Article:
The Turkish stock market saw a significant decline, officially entering a bear market, as the country deals with the aftermath of two catastrophic earthquakes. A state of emergency has been declared for the affected areas for three months.
The Borsa Istanbul 100 Index experienced a drop of 8.6% on Tuesday as a result of a widespread sell-off, with Turkish Airlines and Turkiye Petrol Rafinerileri AS contributing to the decrease. This year, the index has been the poorest performing major equity market globally and has now declined more than 20% from its peak on January 2, meeting the criteria for a bear market.
Largest since March 2021…
The market-wide circuit-breakers were activated earlier in the day when the market’s decline surpassed 5% and 7%. Tuesday’s drop was the largest since March 2021.
On Monday, two massive earthquakes hit ten Turkish cities as well as parts of Syria, resulting in over 5,000 deaths so far.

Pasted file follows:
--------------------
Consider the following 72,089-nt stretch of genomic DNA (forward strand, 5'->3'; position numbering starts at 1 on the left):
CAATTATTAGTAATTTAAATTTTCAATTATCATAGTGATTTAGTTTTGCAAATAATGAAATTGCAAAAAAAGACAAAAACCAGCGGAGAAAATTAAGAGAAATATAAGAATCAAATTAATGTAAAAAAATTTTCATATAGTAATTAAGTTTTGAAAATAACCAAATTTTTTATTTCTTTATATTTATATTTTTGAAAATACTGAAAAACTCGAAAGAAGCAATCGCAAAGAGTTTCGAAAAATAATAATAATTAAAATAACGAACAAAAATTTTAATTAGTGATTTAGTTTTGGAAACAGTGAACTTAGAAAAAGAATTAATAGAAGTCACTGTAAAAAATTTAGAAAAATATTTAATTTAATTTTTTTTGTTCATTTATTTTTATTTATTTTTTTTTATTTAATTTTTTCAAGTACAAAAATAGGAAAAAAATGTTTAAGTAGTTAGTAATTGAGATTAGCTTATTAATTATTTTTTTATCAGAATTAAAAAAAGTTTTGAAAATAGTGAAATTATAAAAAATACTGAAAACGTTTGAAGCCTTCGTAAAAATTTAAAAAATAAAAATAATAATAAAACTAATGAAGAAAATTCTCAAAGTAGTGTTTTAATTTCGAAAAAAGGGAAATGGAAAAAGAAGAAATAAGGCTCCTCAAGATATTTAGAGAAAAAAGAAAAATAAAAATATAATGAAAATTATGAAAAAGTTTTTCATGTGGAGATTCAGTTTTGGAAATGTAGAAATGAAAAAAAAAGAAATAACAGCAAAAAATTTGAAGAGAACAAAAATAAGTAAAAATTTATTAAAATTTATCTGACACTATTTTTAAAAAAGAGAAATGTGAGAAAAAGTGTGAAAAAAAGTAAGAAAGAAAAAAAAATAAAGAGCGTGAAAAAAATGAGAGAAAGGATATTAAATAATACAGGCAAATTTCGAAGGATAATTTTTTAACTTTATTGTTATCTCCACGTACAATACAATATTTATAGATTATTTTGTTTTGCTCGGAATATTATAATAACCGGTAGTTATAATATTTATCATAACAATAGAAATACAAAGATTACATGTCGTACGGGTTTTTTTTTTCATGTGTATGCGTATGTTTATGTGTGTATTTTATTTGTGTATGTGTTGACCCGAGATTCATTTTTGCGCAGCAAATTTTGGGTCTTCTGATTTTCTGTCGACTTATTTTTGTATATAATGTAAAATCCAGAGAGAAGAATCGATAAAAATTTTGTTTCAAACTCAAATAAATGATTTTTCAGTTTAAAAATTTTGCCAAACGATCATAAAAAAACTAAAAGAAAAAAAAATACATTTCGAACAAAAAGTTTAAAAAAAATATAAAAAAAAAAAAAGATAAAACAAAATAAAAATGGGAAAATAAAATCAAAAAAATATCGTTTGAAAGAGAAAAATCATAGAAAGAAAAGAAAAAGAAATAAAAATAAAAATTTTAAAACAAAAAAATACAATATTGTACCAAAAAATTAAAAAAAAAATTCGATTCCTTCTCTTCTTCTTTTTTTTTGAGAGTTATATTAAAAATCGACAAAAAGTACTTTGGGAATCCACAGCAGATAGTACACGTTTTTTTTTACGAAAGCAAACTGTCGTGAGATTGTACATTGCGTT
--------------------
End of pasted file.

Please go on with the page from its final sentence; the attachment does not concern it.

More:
Emergency teams are rushing to save potentially thousands of victims still trapped in the rubble. The Capital Markets Board of Turkey loosened some of the measures they took on Monday to reduce the impact on the stock market, removing the temporary deposit rule which required traders to have stocks in their brokerage account before executing trades. This move may have added to the decline.
“…keep the stock market running to respond to cash needs of investors from the regions impacted by the earthquakes!”
“The uncertainty regarding the burden of the earthquake and fear environment are exacerbating the losses,” said Tuna Cetinkaya, assistant general manager at the Info Yatirim brokerage. “That said, it’s important to keep the stock market running in order to respond to cash needs of investors from the regions impacted by the earthquakes,” he said.
A ban on short selling, or betting against Turkish stocks, remains in effect. The panic among retail traders may also be fueled by memories of 1999 when two earthquakes hit Turkey’s industrial hub near Istanbul months apart. Trading in Turkish stocks was halted for a week after that event, leading to discussions among market players on whether it would be appropriate to do the same now.
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